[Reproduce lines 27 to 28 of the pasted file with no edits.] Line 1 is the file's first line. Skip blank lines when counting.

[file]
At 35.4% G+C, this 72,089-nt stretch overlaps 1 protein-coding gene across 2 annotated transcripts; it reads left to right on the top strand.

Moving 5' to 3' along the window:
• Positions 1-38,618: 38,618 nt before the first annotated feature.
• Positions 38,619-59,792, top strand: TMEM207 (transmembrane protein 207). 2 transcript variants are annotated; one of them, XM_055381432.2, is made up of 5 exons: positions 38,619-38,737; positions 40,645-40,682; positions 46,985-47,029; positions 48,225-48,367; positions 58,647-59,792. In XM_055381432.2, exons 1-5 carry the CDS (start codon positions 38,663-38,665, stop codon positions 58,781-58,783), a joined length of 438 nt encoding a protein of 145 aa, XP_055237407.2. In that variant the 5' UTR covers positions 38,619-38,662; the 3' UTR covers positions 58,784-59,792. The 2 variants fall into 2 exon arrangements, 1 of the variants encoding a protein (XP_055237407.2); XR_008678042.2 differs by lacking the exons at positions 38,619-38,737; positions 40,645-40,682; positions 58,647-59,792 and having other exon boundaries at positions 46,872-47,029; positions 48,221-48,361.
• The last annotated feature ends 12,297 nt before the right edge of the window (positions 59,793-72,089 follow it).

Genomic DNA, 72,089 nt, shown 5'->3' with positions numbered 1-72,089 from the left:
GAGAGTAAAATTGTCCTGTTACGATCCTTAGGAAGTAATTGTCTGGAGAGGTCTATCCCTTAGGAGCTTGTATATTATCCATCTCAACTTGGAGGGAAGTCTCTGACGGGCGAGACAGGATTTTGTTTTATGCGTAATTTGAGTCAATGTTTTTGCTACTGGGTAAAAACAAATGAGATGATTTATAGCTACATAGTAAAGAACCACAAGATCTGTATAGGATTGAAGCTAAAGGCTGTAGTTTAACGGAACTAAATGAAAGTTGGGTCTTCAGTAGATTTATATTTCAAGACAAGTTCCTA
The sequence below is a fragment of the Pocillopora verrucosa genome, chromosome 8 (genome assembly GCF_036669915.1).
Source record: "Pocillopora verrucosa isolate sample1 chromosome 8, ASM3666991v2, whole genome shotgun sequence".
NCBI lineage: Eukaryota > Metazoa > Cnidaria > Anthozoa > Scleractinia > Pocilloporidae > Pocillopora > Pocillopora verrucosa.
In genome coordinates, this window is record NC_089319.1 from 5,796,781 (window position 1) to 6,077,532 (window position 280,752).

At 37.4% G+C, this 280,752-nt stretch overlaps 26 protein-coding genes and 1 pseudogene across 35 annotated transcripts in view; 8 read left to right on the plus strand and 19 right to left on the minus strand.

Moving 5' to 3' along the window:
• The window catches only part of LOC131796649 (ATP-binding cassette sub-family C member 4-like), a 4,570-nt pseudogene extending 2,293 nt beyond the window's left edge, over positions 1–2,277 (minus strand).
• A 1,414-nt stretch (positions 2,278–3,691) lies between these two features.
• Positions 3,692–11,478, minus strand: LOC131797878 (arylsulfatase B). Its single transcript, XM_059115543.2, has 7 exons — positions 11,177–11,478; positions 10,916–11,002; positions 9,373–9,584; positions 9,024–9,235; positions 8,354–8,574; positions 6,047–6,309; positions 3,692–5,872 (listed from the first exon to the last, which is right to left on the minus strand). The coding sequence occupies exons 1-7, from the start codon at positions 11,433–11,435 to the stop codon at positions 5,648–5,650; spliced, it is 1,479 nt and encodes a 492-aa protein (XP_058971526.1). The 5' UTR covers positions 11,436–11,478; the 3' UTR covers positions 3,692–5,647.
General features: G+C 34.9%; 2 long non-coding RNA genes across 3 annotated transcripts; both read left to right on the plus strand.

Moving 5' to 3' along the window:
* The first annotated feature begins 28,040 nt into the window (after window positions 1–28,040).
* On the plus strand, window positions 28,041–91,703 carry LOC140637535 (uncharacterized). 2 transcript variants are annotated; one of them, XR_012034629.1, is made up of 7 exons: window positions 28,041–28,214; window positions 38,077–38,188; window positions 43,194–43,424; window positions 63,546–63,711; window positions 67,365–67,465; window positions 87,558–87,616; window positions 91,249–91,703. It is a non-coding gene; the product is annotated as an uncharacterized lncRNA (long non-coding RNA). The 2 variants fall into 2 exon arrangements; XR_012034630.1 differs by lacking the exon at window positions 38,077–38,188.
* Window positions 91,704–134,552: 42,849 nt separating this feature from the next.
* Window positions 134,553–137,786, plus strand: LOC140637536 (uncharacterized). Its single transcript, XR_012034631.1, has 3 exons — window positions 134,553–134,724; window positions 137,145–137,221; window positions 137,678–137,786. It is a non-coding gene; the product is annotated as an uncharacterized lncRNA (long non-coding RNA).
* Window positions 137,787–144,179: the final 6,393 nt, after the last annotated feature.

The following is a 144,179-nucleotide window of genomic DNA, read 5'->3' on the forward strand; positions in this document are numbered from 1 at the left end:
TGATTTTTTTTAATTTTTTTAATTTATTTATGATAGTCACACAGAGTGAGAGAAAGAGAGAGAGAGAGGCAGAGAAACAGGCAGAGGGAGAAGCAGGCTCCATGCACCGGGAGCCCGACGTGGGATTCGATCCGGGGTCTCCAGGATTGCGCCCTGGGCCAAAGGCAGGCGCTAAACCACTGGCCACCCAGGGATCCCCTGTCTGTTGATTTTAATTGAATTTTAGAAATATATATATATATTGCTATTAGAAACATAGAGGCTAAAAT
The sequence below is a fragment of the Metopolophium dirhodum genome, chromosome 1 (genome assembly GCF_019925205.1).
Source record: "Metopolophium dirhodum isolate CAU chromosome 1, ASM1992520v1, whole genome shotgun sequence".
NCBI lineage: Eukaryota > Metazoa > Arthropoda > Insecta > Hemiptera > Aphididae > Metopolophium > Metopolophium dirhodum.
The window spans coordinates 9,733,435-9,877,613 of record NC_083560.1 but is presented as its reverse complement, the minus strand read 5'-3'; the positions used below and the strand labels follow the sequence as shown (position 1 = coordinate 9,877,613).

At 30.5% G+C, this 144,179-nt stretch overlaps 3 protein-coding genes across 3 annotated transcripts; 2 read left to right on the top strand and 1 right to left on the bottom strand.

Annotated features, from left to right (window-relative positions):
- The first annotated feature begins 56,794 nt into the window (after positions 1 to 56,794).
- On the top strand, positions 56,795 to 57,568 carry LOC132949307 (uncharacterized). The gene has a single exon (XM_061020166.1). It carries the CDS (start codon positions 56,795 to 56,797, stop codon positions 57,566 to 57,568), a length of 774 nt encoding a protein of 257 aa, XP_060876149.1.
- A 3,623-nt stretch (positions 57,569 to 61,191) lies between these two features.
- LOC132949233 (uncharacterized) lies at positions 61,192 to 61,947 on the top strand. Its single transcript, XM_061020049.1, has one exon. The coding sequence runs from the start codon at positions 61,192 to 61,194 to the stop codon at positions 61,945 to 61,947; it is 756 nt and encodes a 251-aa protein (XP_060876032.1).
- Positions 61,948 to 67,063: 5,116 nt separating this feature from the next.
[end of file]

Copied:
Source record: "Metopolophium dirhodum isolate CAU chromosome 1, ASM1992520v1, whole genome shotgun sequence".
NCBI lineage: Eukaryota > Metazoa > Arthropoda > Insecta > Hemiptera > Aphididae > Metopolophium > Metopolophium dirhodum.